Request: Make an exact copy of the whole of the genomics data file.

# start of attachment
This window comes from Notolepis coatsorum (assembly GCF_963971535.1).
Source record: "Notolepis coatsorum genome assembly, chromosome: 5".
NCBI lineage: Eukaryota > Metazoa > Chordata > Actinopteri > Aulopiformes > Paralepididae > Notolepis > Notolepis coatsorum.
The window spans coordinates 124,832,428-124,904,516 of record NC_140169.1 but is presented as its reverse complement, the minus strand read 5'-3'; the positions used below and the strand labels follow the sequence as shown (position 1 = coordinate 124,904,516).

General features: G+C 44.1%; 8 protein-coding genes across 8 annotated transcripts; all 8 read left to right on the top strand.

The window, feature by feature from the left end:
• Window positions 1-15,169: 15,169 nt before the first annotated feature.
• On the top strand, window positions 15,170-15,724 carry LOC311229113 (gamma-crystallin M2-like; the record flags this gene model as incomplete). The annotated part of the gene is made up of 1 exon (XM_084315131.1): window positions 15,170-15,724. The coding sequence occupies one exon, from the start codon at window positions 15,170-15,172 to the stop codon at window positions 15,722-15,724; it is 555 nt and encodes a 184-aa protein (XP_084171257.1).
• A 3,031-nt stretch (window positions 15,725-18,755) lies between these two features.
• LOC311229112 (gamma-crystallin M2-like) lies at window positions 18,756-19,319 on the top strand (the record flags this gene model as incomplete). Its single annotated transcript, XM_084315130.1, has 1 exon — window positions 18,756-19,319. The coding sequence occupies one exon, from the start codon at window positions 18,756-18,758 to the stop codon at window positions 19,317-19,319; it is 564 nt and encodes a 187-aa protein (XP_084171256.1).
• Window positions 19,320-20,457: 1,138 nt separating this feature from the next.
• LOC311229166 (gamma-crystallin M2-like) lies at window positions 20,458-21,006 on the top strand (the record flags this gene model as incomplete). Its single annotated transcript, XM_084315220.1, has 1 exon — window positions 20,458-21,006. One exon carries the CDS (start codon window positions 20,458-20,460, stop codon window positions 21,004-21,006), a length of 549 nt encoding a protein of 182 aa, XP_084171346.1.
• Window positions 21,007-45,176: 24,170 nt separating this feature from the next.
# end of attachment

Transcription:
This window comes from Notolepis coatsorum (assembly GCF_963971535.1).
Source record: "Notolepis coatsorum genome assembly, chromosome: 5".
NCBI lineage: Eukaryota > Metazoa > Chordata > Actinopteri > Aulopiformes > Paralepididae > Notolepis > Notolepis coatsorum.
The window spans coordinates 124,832,428-124,904,516 of record NC_140169.1 but is presented as its reverse complement, the minus strand read 5'-3'; the positions used below and the strand labels follow the sequence as shown (position 1 = coordinate 124,904,516).

General features: G+C 44.1%; 8 protein-coding genes across 8 annotated transcripts; all 8 read left to right on the top strand.

The window, feature by feature from the left end:
• Window positions 1-15,169: 15,169 nt before the first annotated feature.
• On the top strand, window positions 15,170-15,724 carry LOC311229113 (gamma-crystallin M2-like; the record flags this gene model as incomplete). The annotated part of the gene is made up of 1 exon (XM_084315131.1): window positions 15,170-15,724. The coding sequence occupies one exon, from the start codon at window positions 15,170-15,172 to the stop codon at window positions 15,722-15,724; it is 555 nt and encodes a 184-aa protein (XP_084171257.1).
• A 3,031-nt stretch (window positions 15,725-18,755) lies between these two features.
• LOC311229112 (gamma-crystallin M2-like) lies at window positions 18,756-19,319 on the top strand (the record flags this gene model as incomplete). Its single annotated transcript, XM_084315130.1, has 1 exon — window positions 18,756-19,319. The coding sequence occupies one exon, from the start codon at window positions 18,756-18,758 to the stop codon at window positions 19,317-19,319; it is 564 nt and encodes a 187-aa protein (XP_084171256.1).
• Window positions 19,320-20,457: 1,138 nt separating this feature from the next.
• LOC311229166 (gamma-crystallin M2-like) lies at window positions 20,458-21,006 on the top strand (the record flags this gene model as incomplete). Its single annotated transcript, XM_084315220.1, has 1 exon — window positions 20,458-21,006. One exon carries the CDS (start codon window positions 20,458-20,460, stop codon window positions 21,004-21,006), a length of 549 nt encoding a protein of 182 aa, XP_084171346.1.
• Window positions 21,007-45,176: 24,170 nt separating this feature from the next.